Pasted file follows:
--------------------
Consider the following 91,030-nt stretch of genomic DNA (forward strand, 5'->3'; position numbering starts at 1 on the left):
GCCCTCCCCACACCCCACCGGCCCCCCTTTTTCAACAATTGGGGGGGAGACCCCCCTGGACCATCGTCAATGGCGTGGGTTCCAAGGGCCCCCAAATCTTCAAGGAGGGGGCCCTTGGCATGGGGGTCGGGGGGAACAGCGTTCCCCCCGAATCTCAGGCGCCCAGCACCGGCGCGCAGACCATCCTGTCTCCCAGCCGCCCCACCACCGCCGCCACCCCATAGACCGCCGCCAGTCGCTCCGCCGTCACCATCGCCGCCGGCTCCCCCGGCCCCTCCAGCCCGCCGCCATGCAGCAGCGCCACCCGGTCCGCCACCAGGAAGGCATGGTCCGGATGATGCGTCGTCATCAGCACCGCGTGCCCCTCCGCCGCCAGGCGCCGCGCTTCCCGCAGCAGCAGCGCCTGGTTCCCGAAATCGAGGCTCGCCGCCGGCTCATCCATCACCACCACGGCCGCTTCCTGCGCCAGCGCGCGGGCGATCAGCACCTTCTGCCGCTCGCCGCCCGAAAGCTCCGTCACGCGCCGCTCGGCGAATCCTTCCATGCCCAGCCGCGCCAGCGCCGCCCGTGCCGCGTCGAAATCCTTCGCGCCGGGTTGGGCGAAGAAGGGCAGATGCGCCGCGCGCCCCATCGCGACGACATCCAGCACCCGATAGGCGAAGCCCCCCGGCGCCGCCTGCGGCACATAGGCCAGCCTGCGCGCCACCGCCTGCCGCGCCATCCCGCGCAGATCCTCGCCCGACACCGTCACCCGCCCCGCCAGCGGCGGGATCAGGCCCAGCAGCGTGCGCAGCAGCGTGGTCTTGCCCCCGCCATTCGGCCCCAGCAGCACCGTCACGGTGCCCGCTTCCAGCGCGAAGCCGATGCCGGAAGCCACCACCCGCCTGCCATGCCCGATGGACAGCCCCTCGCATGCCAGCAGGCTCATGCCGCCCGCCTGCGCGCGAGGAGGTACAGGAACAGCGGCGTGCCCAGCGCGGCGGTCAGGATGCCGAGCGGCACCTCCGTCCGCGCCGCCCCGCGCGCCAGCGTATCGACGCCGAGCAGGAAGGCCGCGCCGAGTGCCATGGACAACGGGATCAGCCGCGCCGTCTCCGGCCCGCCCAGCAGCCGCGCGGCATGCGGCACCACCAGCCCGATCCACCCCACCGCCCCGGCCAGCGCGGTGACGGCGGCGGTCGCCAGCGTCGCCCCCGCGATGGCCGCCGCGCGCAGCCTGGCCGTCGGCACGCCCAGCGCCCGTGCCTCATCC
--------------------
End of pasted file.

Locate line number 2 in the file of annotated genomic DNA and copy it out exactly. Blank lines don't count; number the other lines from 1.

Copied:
GCCCTCCCCACACCCCACCGGCCCCCCTTTTTCAACAATTGGGGGGGAGACCCCCCTGGACCATCGTCAATGGCGTGGGTTCCAAGGGCCCCCAAATCTTCAAGGAGGGGGCCCTTGGCATGGGGGTCGGGGGGAACAGCGTTCCCCCCGAATCTCAGGCGCCCAGCACCGGCGCGCAGACCATCCTGTCTCCCAGCCGCCCCACCACCGCCGCCACCCCATAGACCGCCGCCAGTCGCTCCGCCGTCACCATCGCCGCCGGCTCCCCCGGCCCCTCCAGCCCGCCGCCATGCAGCAGCGCCACCCGGTCCGCCACCAGGAAGGCATGGTCCGGATGATGCGTCGTCATCAGCACCGCGTGCCCCTCCGCCGCCAGGCGCCGCGCTTCCCGCAGCAGCAGCGCCTGGTTCCCGAAATCGAGGCTCGCCGCCGGCTCATCCATCACCACCACGGCCGCTTCCTGCGCCAGCGCGCGGGCGATCAGCACCTTCTGCCGCTCGCCGCCCGAAAGCTCCGTCACGCGCCGCTCGGCGAATCCTTCCATGCCCAGCCGCGCCAGCGCCGCCCGTGCCGCGTCGAAATCCTTCGCGCCGGGTTGGGCGAAGAAGGGCAGATGCGCCGCGCGCCCCATCGCGACGACATCCAGCACCCGATAGGCGAAGCCCCCCGGCGCCGCCTGCGGCACATAGGCCAGCCTGCGCGCCACCGCCTGCCGCGCCATCCCGCGCAGATCCTCGCCCGACACCGTCACCCGCCCCGCCAGCGGCGGGATCAGGCCCAGCAGCGTGCGCAGCAGCGTGGTCTTGCCCCCGCCATTCGGCCCCAGCAGCACCGTCACGGTGCCCGCTTCCAGCGCGAAGCCGATGCCGGAAGCCACCACCCGCCTGCCATGCCCGATGGACAGCCCCTCGCATGCCAGCAGGCTCATGCCGCCCGCCTGCGCGCGAGGAGGTACAGGAACAGCGGCGTGCCCAGCGCGGCGGTCAGGATGCCGAGCGGCACCTCCGTCCGCGCCGCCCCGCGCGCCAGCGTATCGACGCCGAGCAGGAAGGCCGCGCCGAGTGCCATGGACAACGGGATCAGCCGCGCCGTCTCCGGCCCGCCCAGCAGCCGCGCGGCATGCGGCACCACCAGCCCGATCCACCCCACCGCCCCGGCCAGCGCGGTGACGGCGGCGGTCGCCAGCGTCGCCCCCGCGATGGCCGCCGCGCGCAGCCTGGCCGTCGGCACGCCCAGCGCCCGTGCCTCATCC